I’ve never been a person saying ”I don’t dream” but on the other hand, I’ve never really paid that much attention to them either. But for the past six to eight months, that’s changed.
I now take notice. Jot them down, when in that semi-awake state just after coming out of sleep and dream, only to write them down more properly once out of bed. The step to actually start to interpret them wasn’t far off, and that’s where I am at the moment. Heavily inspired by Clarissa Pinkola Estés Beginners guide to dream interpretation, I’ve been talking about dreams a lot lately which (including in the first episode of the new series of meandering conversations in the pod Tankespjärn with Helena Roth, which is there the little snippet below comes from), the way things seem to work in my world, meant the topic of dreams was the perfect candidate for the April monthly Tankespjarn-community Zoom-call.
Most of the call was spent on dreams, meaning that thing we do (all of us. Yes. Even you. Remembering dreams is something else completely, that is definitely a muscle that can be exercised, but rest assured, you do dream.) when we are sleeping, even though we did touch upon the other kind, the this-is-my-dream-for-life-type of dreaming. Our conclusion was that that latter type of dreaming is closely related to freedom and safety. If you are struggling to survive, dreaming about lavish life-goals is a long ways off.
Clarissa Pinkola Estés says Dreams are a message from home (Isn’t that just about the most striking thing you’ve heard all day? I. Just. Love. That. A message from home.) and speaks about the Dreammaker. Making sense of the day we’ve just had, sorting, cleaning, repairing, managing, handling, processing. Doing all that work, regardless if I pay attention or not.
But what if I do (pay attention)? What if I put myself in the shoes of what shows up in my dream (people, animals, physical objects) and ask What is the message? Or when I list what’s present in my dreams, and ask myself what these objects mean to me? What’s the feeling they evoke?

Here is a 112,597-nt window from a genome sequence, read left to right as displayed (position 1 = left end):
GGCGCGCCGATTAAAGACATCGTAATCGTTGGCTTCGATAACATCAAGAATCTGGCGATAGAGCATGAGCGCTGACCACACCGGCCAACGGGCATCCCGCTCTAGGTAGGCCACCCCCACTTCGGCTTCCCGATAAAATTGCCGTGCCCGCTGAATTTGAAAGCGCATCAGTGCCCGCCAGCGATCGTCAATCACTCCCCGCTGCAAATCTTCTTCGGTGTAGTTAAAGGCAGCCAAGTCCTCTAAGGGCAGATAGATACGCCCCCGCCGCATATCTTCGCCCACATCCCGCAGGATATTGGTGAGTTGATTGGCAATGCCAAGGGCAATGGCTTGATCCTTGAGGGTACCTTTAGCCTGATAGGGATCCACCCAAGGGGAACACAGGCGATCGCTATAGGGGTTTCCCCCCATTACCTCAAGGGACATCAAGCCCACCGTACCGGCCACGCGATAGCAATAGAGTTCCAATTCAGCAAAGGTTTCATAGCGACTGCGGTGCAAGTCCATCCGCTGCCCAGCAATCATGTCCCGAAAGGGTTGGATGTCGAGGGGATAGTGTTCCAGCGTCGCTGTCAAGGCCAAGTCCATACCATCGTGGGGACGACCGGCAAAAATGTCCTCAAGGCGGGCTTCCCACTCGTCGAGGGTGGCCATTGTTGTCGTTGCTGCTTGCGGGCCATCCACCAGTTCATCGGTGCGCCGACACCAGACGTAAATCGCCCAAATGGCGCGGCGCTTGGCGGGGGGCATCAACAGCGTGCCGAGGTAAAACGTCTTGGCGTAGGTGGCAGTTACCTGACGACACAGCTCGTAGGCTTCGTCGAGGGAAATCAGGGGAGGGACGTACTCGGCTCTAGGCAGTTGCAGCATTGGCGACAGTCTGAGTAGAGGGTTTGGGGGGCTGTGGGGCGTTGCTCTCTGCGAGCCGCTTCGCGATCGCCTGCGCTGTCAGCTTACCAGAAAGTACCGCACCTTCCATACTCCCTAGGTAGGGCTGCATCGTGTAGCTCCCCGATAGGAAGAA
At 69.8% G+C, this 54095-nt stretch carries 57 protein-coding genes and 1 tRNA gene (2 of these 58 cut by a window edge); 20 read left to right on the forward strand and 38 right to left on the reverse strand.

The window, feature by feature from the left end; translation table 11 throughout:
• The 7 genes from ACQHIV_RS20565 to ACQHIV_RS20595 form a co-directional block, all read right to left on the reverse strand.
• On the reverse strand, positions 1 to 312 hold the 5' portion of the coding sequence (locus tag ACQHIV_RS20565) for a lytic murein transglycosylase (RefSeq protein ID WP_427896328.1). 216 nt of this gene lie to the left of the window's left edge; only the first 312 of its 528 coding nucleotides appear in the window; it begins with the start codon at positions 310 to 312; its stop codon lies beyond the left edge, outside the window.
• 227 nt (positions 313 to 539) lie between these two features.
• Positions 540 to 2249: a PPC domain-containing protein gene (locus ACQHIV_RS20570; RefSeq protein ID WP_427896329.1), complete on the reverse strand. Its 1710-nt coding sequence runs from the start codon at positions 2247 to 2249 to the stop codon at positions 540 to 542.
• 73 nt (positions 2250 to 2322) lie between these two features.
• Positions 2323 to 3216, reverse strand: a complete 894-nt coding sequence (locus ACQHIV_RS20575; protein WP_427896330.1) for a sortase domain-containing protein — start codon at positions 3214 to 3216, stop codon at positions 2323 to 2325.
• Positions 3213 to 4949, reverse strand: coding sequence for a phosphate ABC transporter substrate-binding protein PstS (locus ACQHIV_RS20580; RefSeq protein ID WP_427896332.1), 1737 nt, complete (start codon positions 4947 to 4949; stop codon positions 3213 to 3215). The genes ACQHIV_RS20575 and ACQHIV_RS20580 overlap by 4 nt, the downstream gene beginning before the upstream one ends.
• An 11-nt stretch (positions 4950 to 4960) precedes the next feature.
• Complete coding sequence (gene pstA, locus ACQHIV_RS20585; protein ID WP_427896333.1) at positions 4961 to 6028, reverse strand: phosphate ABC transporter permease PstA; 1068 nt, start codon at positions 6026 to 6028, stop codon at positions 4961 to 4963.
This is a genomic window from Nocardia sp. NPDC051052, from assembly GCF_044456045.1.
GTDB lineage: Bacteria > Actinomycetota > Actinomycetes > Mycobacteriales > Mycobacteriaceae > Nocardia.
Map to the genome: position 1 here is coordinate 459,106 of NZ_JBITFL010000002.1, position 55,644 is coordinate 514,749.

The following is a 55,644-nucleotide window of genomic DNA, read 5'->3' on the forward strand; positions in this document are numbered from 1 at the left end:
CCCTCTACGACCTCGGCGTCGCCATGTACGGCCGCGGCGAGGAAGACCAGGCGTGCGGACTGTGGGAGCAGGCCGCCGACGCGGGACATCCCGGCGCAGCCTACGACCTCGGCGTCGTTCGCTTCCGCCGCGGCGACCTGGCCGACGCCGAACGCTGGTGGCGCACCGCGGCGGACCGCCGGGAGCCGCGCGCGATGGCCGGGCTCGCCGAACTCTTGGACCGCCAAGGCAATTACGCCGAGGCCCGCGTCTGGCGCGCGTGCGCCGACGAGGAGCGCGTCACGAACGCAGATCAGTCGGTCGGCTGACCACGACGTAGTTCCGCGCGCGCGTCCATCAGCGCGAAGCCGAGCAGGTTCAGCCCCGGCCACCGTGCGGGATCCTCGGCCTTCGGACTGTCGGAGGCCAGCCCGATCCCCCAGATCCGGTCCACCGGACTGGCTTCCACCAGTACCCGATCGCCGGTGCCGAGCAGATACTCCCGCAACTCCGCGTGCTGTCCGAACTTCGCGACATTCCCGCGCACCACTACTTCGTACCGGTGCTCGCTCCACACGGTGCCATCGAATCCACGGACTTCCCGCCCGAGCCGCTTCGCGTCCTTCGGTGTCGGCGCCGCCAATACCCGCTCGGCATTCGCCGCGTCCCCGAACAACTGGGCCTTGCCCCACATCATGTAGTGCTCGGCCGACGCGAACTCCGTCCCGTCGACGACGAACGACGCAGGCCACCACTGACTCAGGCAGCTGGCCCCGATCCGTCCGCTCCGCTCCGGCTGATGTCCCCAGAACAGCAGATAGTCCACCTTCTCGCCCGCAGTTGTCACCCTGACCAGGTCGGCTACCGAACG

Dreams are a great jumping off point for wild and thrilling explorations for sure! (Into yourself, your beliefs, relationships, choices in life.)
Sexual dreams can be so intense you actually orgasm, involving your whole body through and through. And now and again, it’s the neighbor’s wife you’re dreaming about, however awkward you might get thinking about that. Rest assured, Pinkola Estés tells us not to put more importance and meaning upon this type of dream than any other type. And doesn’t hold you responsible for who you dream of, or what you do. (This is where you get to exercise your free will. Just because you dream it, you do not have to act on it.)
One of the most fascinating things about dreams for me is the instant transitions. Defying all laws of nature, in dreams, anything is possible, and in a micro-second I go from reading a book on my sofa, to flying with my best friend (sans plane), to standing in front of a market stall discussing some jewelry to buy… Jotting my dreams down, the transitions are dreamlike, but when I then sit down to write it down in my dream journal, I struggle with avoiding making the transitions make sense in the writings, wanting my record to mimic the absurdity of the dream as closely as I can, even though it makes for some interesting rereading.
Besides your garden-type variety ”normal” dream, there are sexual dreams, scary dreams, premonitory dreams; I myself have recurring dreams of being late and/or not able to get to where I need to get, with the universe throwing all sorts of obstacles my way. Falling dreams are also common… Imagine yourself discovering wings in a breath work session, completely shifting the outcome of those falling dreams of yours? Giving you a sense of trust that you carry forth not just while dreaming. Ah!
[…] dreams were also sent from the gods, and there was truth in any dream you had more than once;
everyone knew that.
– Xenocide, Orson Scott Card